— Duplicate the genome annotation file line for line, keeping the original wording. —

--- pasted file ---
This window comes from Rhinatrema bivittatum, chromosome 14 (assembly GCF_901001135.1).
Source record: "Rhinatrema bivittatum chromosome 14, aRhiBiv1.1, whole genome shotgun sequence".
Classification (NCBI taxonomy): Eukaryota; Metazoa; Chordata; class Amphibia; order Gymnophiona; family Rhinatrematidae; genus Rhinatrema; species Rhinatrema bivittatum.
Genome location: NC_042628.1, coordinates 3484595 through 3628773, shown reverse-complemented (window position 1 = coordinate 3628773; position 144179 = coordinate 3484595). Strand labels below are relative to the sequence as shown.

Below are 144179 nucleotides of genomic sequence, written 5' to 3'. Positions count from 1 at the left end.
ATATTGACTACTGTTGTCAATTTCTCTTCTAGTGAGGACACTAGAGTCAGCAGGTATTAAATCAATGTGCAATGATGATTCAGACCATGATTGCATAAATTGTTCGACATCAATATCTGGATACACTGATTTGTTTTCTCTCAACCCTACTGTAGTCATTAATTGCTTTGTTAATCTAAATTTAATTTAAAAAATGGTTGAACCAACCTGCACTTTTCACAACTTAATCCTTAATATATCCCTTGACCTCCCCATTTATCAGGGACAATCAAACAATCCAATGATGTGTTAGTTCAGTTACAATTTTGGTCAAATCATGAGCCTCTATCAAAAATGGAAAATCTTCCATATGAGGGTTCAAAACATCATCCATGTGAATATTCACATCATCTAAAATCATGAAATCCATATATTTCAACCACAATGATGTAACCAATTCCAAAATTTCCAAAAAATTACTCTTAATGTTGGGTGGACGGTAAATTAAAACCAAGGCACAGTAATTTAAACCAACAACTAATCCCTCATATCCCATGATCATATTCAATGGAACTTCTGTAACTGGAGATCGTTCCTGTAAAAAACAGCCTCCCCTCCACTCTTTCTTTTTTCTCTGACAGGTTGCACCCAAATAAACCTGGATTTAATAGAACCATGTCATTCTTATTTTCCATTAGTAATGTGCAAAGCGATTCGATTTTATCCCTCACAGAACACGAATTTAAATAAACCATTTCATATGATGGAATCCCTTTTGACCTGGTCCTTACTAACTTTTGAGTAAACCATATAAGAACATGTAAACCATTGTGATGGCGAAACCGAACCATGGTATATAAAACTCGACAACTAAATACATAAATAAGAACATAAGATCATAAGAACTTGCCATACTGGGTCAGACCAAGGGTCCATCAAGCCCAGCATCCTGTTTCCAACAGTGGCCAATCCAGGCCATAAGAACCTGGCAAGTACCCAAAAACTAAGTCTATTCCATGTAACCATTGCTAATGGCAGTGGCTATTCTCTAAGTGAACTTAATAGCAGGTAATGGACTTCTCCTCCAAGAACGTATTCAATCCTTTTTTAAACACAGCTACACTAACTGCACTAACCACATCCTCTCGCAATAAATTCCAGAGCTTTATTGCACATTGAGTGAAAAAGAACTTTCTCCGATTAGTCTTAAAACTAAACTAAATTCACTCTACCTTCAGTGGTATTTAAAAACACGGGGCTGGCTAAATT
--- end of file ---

This window comes from Rhinatrema bivittatum, chromosome 14 (assembly GCF_901001135.1).
Source record: "Rhinatrema bivittatum chromosome 14, aRhiBiv1.1, whole genome shotgun sequence".
Classification (NCBI taxonomy): Eukaryota; Metazoa; Chordata; class Amphibia; order Gymnophiona; family Rhinatrematidae; genus Rhinatrema; species Rhinatrema bivittatum.
Genome location: NC_042628.1, coordinates 3484595 through 3628773, shown reverse-complemented (window position 1 = coordinate 3628773; position 144179 = coordinate 3484595). Strand labels below are relative to the sequence as shown.

Below are 144179 nucleotides of genomic sequence, written 5' to 3'. Positions count from 1 at the left end.
ATATTGACTACTGTTGTCAATTTCTCTTCTAGTGAGGACACTAGAGTCAGCAGGTATTAAATCAATGTGCAATGATGATTCAGACCATGATTGCATAAATTGTTCGACATCAATATCTGGATACACTGATTTGTTTTCTCTCAACCCTACTGTAGTCATTAATTGCTTTGTTAATCTAAATTTAATTTAAAAAATGGTTGAACCAACCTGCACTTTTCACAACTTAATCCTTAATATATCCCTTGACCTCCCCATTTATCAGGGACAATCAAACAATCCAATGATGTGTTAGTTCAGTTACAATTTTGGTCAAATCATGAGCCTCTATCAAAAATGGAAAATCTTCCATATGAGGGTTCAAAACATCATCCATGTGAATATTCACATCATCTAAAATCATGAAATCCATATATTTCAACCACAATGATGTAACCAATTCCAAAATTTCCAAAAAATTACTCTTAATGTTGGGTGGACGGTAAATTAAAACCAAGGCACAGTAATTTAAACCAACAACTAATCCCTCATATCCCATGATCATATTCAATGGAACTTCTGTAACTGGAGATCGTTCCTGTAAAAAACAGCCTCCCCTCCACTCTTTCTTTTTTCTCTGACAGGTTGCACCCAAATAAACCTGGATTTAATAGAACCATGTCATTCTTATTTTCCATTAGTAATGTGCAAAGCGATTCGATTTTATCCCTCACAGAACACGAATTTAAATAAACCATTTCATATGATGGAATCCCTTTTGACCTGGTCCTTACTAACTTTTGAGTAAACCATATAAGAACATGTAAACCATTGTGATGGCGAAACCGAACCATGGTATATAAAACTCGACAACTAAATACATAAATAAGAACATAAGATCATAAGAACTTGCCATACTGGGTCAGACCAAGGGTCCATCAAGCCCAGCATCCTGTTTCCAACAGTGGCCAATCCAGGCCATAAGAACCTGGCAAGTACCCAAAAACTAAGTCTATTCCATGTAACCATTGCTAATGGCAGTGGCTATTCTCTAAGTGAACTTAATAGCAGGTAATGGACTTCTCCTCCAAGAACGTATTCAATCCTTTTTTAAACACAGCTACACTAACTGCACTAACCACATCCTCTCGCAATAAATTCCAGAGCTTTATTGCACATTGAGTGAAAAAGAACTTTCTCCGATTAGTCTTAAAACTAAACTAAATTCACTCTACCTTCAGTGGTATTTAAAAACACGGGGCTGGCTAAATT